He finished with 137 yards on 12 touches.
"We're used to freshman running backs around here having an impact," said fifth-year senior Jones, referencing past freshman standouts Ingram (2008) and Richardson ('09). "I think [Yeldon] might be the next one in a great line of backs."
Here's all you need to know about Alabama's depth: Four tailbacks had between eight and 11 carries. Third-stringer Jalston Fowler, a junior who'd seen sparse meaningful action previously, averaged 8.4 yards per carry. Redshirt freshman Dee Hart was the MVP of the 2011 U.S. Army All-American Bowl -- and he's only the fourth stringer.
"We like to reward players for doing a good job," said Saban. "So if we have four guys that are quality players at that position, we would like to give them all an opportunity to play."
Meanwhile, new offensive coordinator Doug Nussmeier offered a window into his mindset when, on a first down from the Tide's own 49 with the score still just 7-0, AJ McCarron uncorked a bomb down the right sideline to sophomore receiver DeAndrew White for a 51-yard touchdown. Noted perfectionist Saban would lament afterward about not getting more big plays from the passing game (McCarron finished 11-of-21 for 199 yards and two scores) because the plan for 2012 is to be more balanced ... even with those four tailbacks.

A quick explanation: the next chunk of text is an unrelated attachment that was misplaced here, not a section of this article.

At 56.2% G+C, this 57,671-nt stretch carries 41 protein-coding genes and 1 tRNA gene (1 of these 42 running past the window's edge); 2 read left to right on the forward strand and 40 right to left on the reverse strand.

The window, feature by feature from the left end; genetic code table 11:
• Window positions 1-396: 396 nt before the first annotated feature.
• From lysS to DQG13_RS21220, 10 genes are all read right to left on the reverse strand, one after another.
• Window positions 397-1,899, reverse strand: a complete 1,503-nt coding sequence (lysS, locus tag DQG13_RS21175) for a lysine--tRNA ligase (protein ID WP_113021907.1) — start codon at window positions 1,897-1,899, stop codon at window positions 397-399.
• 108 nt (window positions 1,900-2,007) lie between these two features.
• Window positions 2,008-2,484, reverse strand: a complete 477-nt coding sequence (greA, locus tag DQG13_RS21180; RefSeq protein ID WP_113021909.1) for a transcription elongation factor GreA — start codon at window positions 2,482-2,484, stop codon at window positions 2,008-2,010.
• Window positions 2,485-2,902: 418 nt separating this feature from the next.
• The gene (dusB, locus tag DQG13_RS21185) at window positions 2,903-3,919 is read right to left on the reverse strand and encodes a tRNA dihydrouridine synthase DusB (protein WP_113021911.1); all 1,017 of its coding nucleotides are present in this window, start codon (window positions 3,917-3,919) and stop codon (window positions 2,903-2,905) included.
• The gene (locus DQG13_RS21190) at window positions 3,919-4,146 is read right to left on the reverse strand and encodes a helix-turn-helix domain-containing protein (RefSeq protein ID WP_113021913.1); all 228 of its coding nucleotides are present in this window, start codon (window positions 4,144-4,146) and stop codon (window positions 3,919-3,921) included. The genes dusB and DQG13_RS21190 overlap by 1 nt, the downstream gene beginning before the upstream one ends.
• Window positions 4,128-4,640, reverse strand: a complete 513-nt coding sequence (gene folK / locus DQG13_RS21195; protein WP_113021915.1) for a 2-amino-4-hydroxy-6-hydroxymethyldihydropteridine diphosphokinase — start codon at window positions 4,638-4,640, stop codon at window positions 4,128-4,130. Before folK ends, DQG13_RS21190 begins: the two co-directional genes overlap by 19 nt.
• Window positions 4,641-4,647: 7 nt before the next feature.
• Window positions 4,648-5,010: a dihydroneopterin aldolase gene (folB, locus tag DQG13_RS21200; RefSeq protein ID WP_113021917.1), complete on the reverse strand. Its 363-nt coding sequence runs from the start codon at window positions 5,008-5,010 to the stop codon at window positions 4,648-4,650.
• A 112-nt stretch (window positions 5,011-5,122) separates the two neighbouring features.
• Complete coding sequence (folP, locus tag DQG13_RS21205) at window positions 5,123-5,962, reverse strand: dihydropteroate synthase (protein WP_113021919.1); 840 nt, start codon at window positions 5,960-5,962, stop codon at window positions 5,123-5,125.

"AJ's really too good a quarterback for us not to utilize his talents in throwing the football," said the coach.
As for the Tide's fallen foe, it's hard to read much into the Wolverines' meltdown. Starting tailback Fitzgerald Toussaint was suspended, for one thing. Additionally, top cornerback Blake Countess was lost for the game to an apparent leg injury after just one series (McCarron promptly exploited his backup on that 51-yard touchdown). Adding injury to insult, All-American left tackle Taylor Lewan limped off the field after his own apparent leg injury late in the fourth quarter, though it's not believed to be severe.
Neither Toussaint nor Countess could have done much to change the outcome. Robinson, who spent the offseason honing his mechanics, still lofted too many passes out of his receivers' reach, and a combination of Alabama's defense and his own coaches limited Robinson's running attempts. And a rebuilding Wolverines defensive line could do little to counteract the Tide's star-studded offensive line.